Jeri Jacquin

Coming to theatres, Digital and On Demand from director Howard J. Ford and Saban Films comes a climb for survival until reaching THE LEDGE.

Kelly (Brittany Ashworth) and bestie Sophie (Anais Parello) are out in the woodsy mountains to do a little climbing. They meet a band of guys clearly led by Joshua (Ben Lamb) with Reynolds (Nathan Welsh), Nathan (Louis Boyer) and Taylor (David Wayman).

Sitting around the campfire having a few drinks and laughs, things turn serious when Sophie teases Joshua. It is clear he does not find her amusing as a darkness sets over them all. When she goes off, the angry Joshua follows and what happens next is horrendous. Reynolds, Nathan and Taylor are panicked by what has happened and listen to everything Joshua tells them.

Hearing the commotion, Kelly grabs her camera and follows the sounds recording every horrible detail. Joshua hears her and notices the camera yelling for all of them to go after her. Doing her best to get away back to the cabin, she grabs a bag with the camera inside and runs!

Knowing they are only steps away; Kelly does what she knows how to do – climb! Heading up the face of the mountain, she finds a spot that the men cannot get to easily. Settling on a precarious ledge, Joshua is determined to get the camera and does not care who or what he sacrifices to get it.

He did not count on coming up against a strong woman and an immovable mountain!

Ashworth as Kelly is no shrinking violet in this film! Fighting for her life and for the truth about Sophie is all she is concerned with. There is no ego in the mix like those chasing her. Doing what she clearly is good at and has been trained for is what is keeping her on that tiny ledge. I enjoyed her performance if only to see Ashworth’s character was not about to back down AND can climb like a very cute mountain goat. Well done!

Lamb as Joshua is clearly a psychopath immediately into the film. Having total control of those around him, Joshua seems to have made it his life’s work to beat down anyone who gets in his way. Controlling his friends when they know good and well he is insane was the part that had my head shaking. Then again, that’s what you want when playing a character like this and Lamb gave it everything.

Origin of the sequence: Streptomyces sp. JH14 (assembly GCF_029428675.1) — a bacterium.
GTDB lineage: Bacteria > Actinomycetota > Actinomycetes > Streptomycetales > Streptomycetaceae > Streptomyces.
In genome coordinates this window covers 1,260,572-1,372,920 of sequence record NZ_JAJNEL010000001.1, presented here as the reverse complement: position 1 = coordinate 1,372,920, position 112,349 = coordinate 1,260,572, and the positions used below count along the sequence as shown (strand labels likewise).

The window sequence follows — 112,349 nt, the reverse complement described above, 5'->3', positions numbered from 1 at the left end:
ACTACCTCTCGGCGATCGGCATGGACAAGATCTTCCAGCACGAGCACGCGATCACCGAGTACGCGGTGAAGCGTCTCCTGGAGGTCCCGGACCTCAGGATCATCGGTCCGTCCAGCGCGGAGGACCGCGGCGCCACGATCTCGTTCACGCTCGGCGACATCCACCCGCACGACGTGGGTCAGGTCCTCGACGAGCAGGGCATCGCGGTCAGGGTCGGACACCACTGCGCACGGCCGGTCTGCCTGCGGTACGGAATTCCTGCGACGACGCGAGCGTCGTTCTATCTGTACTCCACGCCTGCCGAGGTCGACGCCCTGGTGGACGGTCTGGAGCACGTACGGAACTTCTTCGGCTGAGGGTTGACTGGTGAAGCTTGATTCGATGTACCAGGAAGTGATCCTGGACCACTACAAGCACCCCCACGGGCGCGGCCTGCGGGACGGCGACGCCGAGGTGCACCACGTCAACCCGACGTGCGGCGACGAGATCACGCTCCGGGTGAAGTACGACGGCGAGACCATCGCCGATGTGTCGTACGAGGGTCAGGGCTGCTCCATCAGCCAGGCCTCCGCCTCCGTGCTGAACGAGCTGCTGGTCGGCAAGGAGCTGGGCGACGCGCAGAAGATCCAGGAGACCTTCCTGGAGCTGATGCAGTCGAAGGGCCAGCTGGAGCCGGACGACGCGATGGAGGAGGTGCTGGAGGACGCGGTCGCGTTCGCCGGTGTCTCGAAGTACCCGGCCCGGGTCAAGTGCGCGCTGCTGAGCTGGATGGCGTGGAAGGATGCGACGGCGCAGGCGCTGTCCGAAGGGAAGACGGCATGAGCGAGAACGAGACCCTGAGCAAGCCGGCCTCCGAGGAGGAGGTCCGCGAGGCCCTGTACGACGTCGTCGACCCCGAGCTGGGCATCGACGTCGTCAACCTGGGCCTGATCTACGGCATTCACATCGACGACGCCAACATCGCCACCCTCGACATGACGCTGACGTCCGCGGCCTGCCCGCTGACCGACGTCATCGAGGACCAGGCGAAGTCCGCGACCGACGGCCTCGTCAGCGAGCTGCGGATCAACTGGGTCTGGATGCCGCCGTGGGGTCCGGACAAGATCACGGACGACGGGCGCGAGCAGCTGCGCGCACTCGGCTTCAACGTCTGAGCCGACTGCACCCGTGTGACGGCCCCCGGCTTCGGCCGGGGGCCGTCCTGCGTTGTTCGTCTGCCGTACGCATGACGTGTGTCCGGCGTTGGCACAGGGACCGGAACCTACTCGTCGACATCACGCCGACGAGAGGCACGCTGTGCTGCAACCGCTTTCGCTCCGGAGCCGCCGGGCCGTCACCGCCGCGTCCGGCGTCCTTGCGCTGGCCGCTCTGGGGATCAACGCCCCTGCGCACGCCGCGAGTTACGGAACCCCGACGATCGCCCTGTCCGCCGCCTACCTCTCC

Boyer, Welsh and Wayman are the ‘friends’ who continually make excuses and exceptions for Joshua’s behavior. This is a very twisted and dangerous batch of guys who are clinging to a ‘bro code’ out of sheer fear. They know what he is capable of and have experienced it firsthand for years but stopping him is something each of them is unable to do. Going after Kelly is not exactly on their list for an exciting weekend, but neither is dealing with the ugly and frightening Joshua.

Saban Films was launched in 2014 and has built an impressive slate of high-quality feature films distributed with partner Lionsgate. Focusing on talent-driven films, the company looks at projects in all stages of production to be released across multiple platforms. Films such as SISTER OF THE GROOM, FATMAN and BREACH are part of the wonderful Saban slate, and more information can be found at

THE LEDGE is a thriller from beginning to end that is a frightening and disturbing cat and mouse game with a mountain between them. Is it perfect? No. Are their things that sort of take the viewer out of the story for moments here and there? Yes. Is there wording that I could have done without. Yes. I have yet to see a film that does not make me want to go ‘huuuuummmmm’.

Once Ashworth’s character Kelly is on the ledge, I am hooked because she is mentally stronger and less likely to fall apart than the disturbingly-nutty counterpart Joshua. Kelly thinks things through, one step at a time and remembers all she has learned about being on the side of a mountain. Joshua makes hasty decisions based on anger that someone has control over the situation and has the camera!

Having the second half of the film focused on the power of the mountain and that becomes the only cinematography that matters. Ropes and ranting are the theme of the rest of the film and the story gives a grand lesson in patience comes to those who can handle being on a ledge.

In the end – do not lose your grip!



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About the Author

Jeri Jacquin

Jeri Jacquin covers film, television, DVD/Bluray releases, celebrity interviews, festivals and all things entertainment.